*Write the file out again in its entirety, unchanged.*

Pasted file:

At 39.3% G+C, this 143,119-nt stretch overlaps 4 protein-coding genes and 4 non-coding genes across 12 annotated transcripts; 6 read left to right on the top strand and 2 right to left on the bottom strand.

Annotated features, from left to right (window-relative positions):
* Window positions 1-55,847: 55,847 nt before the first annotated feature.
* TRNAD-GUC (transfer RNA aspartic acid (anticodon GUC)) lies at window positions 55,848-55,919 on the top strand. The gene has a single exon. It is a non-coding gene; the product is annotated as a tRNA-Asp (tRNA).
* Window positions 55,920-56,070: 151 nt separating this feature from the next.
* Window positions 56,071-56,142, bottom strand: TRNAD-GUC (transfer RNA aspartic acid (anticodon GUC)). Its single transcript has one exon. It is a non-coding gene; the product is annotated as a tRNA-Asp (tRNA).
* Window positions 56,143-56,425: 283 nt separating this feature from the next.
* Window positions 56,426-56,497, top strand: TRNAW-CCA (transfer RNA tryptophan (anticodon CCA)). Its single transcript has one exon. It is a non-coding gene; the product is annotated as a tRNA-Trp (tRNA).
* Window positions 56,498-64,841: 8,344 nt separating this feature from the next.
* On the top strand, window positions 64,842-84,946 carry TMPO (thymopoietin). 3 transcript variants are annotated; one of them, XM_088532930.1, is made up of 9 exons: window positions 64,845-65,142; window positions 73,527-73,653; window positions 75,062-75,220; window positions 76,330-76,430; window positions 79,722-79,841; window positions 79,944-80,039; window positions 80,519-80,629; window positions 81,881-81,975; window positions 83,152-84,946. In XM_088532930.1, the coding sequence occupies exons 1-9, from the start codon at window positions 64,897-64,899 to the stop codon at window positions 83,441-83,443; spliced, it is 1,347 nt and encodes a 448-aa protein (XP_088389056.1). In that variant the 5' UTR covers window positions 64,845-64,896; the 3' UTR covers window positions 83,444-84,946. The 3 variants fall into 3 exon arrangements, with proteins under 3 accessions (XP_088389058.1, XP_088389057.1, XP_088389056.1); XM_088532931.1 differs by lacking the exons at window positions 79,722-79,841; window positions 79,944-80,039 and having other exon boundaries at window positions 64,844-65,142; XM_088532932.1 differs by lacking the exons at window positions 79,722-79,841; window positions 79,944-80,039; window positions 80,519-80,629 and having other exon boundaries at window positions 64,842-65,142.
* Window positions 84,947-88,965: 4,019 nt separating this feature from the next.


At 39.3% G+C, this 143,119-nt stretch overlaps 4 protein-coding genes and 4 non-coding genes across 12 annotated transcripts; 6 read left to right on the top strand and 2 right to left on the bottom strand.

Annotated features, from left to right (window-relative positions):
* Window positions 1-55,847: 55,847 nt before the first annotated feature.
* TRNAD-GUC (transfer RNA aspartic acid (anticodon GUC)) lies at window positions 55,848-55,919 on the top strand. The gene has a single exon. It is a non-coding gene; the product is annotated as a tRNA-Asp (tRNA).
* Window positions 55,920-56,070: 151 nt separating this feature from the next.
* Window positions 56,071-56,142, bottom strand: TRNAD-GUC (transfer RNA aspartic acid (anticodon GUC)). Its single transcript has one exon. It is a non-coding gene; the product is annotated as a tRNA-Asp (tRNA).
* Window positions 56,143-56,425: 283 nt separating this feature from the next.
* Window positions 56,426-56,497, top strand: TRNAW-CCA (transfer RNA tryptophan (anticodon CCA)). Its single transcript has one exon. It is a non-coding gene; the product is annotated as a tRNA-Trp (tRNA).
* Window positions 56,498-64,841: 8,344 nt separating this feature from the next.
* On the top strand, window positions 64,842-84,946 carry TMPO (thymopoietin). 3 transcript variants are annotated; one of them, XM_088532930.1, is made up of 9 exons: window positions 64,845-65,142; window positions 73,527-73,653; window positions 75,062-75,220; window positions 76,330-76,430; window positions 79,722-79,841; window positions 79,944-80,039; window positions 80,519-80,629; window positions 81,881-81,975; window positions 83,152-84,946. In XM_088532930.1, the coding sequence occupies exons 1-9, from the start codon at window positions 64,897-64,899 to the stop codon at window positions 83,441-83,443; spliced, it is 1,347 nt and encodes a 448-aa protein (XP_088389056.1). In that variant the 5' UTR covers window positions 64,845-64,896; the 3' UTR covers window positions 83,444-84,946. The 3 variants fall into 3 exon arrangements, with proteins under 3 accessions (XP_088389058.1, XP_088389057.1, XP_088389056.1); XM_088532931.1 differs by lacking the exons at window positions 79,722-79,841; window positions 79,944-80,039 and having other exon boundaries at window positions 64,844-65,142; XM_088532932.1 differs by lacking the exons at window positions 79,722-79,841; window positions 79,944-80,039; window positions 80,519-80,629 and having other exon boundaries at window positions 64,842-65,142.
* Window positions 84,947-88,965: 4,019 nt separating this feature from the next.